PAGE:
Surrealist Painting: Colour Library

Voorkant
Phaidon Press, 12 aug. 1998 - 128 pagina's
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An introduction to the great Surrealist painters.

Sexual instinct, feeling of death, physical notion of enigma of space . . .' - these, according to Salvador Dali, are the 'great vital constants' that make up the vocabulary of the language of the unconscious - the language of the Surrealist painters. Dealing with the fundamentals of human existence, the Surrealists tried to create an art that is universal in its significance, speaking directly to the spectator's deepest instincts.

Their painting developed in two directions: Ernst, Magritte and Dali reintroduced the powerful figurative imagery which had been largely missing since the revolutions of Fauvism and Cubism; their art was also a revolt against the rationalism of abstract art. Miro, Masson and Matta, on the other hand, pursued the idea of automatism, painting out their inner impulses in spontaneous improvisation.

In this survey of the Surrealist movement, the author presents a wide cross-section of its finest works, with an extended introduction and detailed commentaries on each of the 48 full colour plates.

Includes 80 illustrations, 52 in colour.

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Over de auteur (1998)

David Dyergrew up in a coastal town in NSW, Australia, and graduated as dux of his high school in 1984. After commencing a degree in medicine and surgery at the University of Sydney, he soon decided it was not for him.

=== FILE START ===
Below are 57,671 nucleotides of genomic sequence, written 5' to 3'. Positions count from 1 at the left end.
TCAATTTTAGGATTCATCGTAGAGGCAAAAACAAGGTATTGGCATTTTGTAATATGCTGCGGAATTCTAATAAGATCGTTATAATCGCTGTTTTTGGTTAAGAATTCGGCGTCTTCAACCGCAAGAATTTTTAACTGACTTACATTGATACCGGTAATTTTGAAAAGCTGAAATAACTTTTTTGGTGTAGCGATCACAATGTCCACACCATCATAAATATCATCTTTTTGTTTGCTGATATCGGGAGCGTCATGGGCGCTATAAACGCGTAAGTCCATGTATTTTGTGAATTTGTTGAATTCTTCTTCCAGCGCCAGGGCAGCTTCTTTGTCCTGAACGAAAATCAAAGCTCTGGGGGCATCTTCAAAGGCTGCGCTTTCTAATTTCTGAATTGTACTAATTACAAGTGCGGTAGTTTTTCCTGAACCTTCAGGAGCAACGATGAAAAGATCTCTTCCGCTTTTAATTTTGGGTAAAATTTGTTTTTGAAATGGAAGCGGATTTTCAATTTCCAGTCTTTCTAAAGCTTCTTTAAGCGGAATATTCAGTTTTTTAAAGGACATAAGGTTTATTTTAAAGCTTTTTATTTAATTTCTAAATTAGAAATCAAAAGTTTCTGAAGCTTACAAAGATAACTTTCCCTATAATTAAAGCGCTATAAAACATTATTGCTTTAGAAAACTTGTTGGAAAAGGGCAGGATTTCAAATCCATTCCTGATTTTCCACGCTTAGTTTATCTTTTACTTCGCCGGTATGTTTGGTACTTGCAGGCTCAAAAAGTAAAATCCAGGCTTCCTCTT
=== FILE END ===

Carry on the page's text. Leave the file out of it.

David went on to train as a ship's officer at the Australian Maritime College, travelling Australia and the world in a wide range of merchant ships. He graduated from the college with distinction and was awarded a number of prizes, including the Company of Master Mariners Award for highest overall achievement in the course. He then returned to the University of Sydney to complete a combined degree in Arts and Law. David was awarded the Frank Albert Prize for first place in Music I, High Distinctions in all English courses and First Class Honours in Law. From the mid-1990s until early 2000s David worked as a litigation lawyer in Sydney, and then in London at a legal practice whose parent firm represented the Titanic's owners back in 1912. In 2002 David returned to Australia and obtained a Diploma in Education from the University of New England, and commenced teaching English at Kambala, a school for girls in Sydney's eastern suburbs.

David has had a life-long obsession with the Titanic and has become an expert on the subject. In 2009 he was awarded a Commonwealth Government scholarship to write The Midni

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